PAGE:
Hayes' Flight Takes Him Home (Detroit Free Press/Jul 10/1981/US) By Danton Wilson

They still call him Black Moses.

With good reason. Isaac Hayes remains a striking man: an unshaven face due south of a shaved head, a confident visage hidden behind dark shades, an upper body swollen with well-developed muscles.

For legions of blacks in the U.S. and abroad, Hayes is also a "grass-roots brother," a man who has ascended from the poverty and grief of America's ghettoland to become a powerful force in the entertainment business. And, despite the fame and power, he maintains an allegiance to the ghetto and its struggling people.

It was in Detroit 12 summers ago that the Grammy Award-winning musician, producer and composer made his concert debut. So he was returning to familiar territory when he arrived this week to promote Escape From New York, a futuristic movie set in 1997 that opens Friday.

In the film, New York City has been turned into a huge, maximum-security prison, housing three million felons and lunatics. Hayes plays Duke, a prison czar who promises to lead the inmates to freedom.

It's an appropriate part for a man called Black Moses, a man who says he has seen the film's survival theme acted out in real life. The movie's prison setting, according to Hayes, is a microcosm of ghetto life.

"The Duke could have been anybody," the actor said. "He (Duke) was thrown into a situation of survival. The strongest in the joint rose to the top, and, by keeping the pressure on everybody else, he could have preserve his own ticket out."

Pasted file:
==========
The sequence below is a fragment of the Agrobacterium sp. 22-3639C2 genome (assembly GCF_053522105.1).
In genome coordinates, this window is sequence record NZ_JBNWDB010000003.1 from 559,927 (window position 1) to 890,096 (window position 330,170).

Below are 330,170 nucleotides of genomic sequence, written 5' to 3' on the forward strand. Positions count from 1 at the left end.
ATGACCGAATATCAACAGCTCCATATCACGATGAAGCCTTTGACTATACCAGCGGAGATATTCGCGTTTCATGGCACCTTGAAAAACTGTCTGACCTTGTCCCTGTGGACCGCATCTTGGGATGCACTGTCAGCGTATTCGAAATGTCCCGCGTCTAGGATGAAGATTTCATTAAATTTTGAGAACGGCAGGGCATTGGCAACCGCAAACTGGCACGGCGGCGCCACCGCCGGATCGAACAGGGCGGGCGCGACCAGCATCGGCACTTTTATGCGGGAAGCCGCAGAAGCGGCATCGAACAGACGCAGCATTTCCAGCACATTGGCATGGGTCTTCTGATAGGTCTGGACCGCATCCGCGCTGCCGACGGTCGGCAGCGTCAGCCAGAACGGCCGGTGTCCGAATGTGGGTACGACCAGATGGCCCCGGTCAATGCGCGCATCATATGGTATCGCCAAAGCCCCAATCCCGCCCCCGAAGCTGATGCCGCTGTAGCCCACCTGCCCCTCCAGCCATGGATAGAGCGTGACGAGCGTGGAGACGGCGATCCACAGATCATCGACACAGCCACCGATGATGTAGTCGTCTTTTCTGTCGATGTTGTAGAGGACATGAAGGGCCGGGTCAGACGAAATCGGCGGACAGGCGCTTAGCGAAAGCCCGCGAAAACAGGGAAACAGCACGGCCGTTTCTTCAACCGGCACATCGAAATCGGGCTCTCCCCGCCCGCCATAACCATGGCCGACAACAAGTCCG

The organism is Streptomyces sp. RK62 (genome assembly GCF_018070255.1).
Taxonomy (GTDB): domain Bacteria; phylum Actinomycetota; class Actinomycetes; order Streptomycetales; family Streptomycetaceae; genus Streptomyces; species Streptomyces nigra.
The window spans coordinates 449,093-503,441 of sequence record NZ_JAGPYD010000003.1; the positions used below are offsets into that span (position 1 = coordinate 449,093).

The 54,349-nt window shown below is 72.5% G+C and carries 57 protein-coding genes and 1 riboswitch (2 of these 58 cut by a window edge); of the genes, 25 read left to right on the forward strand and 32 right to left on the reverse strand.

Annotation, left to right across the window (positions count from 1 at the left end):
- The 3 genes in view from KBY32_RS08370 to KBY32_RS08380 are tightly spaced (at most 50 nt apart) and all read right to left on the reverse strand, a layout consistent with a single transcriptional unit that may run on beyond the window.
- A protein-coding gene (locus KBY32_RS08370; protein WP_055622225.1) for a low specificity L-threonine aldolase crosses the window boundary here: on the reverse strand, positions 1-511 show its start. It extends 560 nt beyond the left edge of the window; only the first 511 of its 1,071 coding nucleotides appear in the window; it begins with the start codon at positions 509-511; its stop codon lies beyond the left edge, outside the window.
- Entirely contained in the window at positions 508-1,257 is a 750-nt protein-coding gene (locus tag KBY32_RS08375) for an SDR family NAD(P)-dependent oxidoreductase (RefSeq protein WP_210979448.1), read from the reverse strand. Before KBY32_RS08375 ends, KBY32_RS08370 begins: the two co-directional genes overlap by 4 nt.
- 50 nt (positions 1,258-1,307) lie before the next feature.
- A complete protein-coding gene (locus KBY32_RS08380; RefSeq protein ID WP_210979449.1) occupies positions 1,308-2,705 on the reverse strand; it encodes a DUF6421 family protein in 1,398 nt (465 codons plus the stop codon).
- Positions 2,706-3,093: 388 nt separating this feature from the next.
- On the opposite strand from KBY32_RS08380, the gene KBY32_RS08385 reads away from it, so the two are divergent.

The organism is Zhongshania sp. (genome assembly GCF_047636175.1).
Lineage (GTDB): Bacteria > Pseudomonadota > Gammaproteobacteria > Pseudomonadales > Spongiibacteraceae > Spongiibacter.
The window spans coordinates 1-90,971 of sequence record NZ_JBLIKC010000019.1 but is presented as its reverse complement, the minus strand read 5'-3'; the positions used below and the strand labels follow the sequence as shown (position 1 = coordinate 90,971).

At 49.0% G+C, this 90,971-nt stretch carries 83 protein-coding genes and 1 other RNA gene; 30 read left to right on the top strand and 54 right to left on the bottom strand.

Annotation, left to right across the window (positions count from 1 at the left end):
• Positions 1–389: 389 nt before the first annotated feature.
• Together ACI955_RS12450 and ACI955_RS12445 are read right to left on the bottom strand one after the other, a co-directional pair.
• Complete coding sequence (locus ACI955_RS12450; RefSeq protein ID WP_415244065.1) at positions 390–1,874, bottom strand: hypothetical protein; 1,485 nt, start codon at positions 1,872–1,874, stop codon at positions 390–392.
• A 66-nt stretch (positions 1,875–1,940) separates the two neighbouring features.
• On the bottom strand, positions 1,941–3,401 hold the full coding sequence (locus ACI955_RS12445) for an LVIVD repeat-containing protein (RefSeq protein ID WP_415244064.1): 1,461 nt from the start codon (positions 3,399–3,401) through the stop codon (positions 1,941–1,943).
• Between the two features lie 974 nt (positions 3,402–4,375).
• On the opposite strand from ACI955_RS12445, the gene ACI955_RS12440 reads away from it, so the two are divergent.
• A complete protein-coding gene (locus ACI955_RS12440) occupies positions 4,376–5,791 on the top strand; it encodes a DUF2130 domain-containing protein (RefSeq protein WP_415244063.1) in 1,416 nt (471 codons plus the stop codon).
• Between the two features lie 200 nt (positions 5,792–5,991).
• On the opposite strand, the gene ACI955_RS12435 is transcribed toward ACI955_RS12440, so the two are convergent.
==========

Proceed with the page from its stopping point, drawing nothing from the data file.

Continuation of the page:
As a youngster in inner-city Memphis, Hayes quickly learned a similar survival game. He said his initial desires were a warm bed, a square meal and tolerable clothes. But Hayes' musical talent surfaced in his late teens when he started writing songs. He emerged on the pop music scene in 1968 with Soul Man, which he wrote for Sam and Dave and which was made a hit recently by the Blues Brothers. In 1972, Hayes won a Grammy and an Oscar for his musical score to the movie Shaft.

Financially, Hayes remains light years away from deprivation of his youth years, even after some profound monetary reverses with his Memphis-based Stax label. But Hayes says he chooses to return to the ghetto as much as possible, identifying with the problems there, working for solutions. He takes the Moses title seriously.

"Locally, in Memphis, I did a lot of political things," he said. "I worked in the community and belonged to a club that dealt with matters concerning racial injustices." In the Virgin Islands, he built a housing project for low-income residents.

Hayes says he believes black entertainers have an obligation to use their money and talents to help others. "Blacks must be more responsible in different ways," he said, "because blacks need images. We need positive images to inspire... but we need clean images."

Hayes admits that the violent "black exploitation" films of the early 1970s - some of which he starred in - were not positive. "Yes, I do believe the films were negative," Hayes said. "But I think, for a while, the black exploitation were necessary. Blacks needed to see some heroes on the screen. But the films didn't evolve. They kept on doing the same thing, and the movies became an eyesore rather than an asset."

Hayes says the movie industry today still hasn't progressed in improving black images. He said he doesn't know whether the shortage of blacks in the industry is malicious.

"But the shortage is evident," he says. "It's puzzling that the black American is so much interwoven into American society, and there's not any more work done featuring them."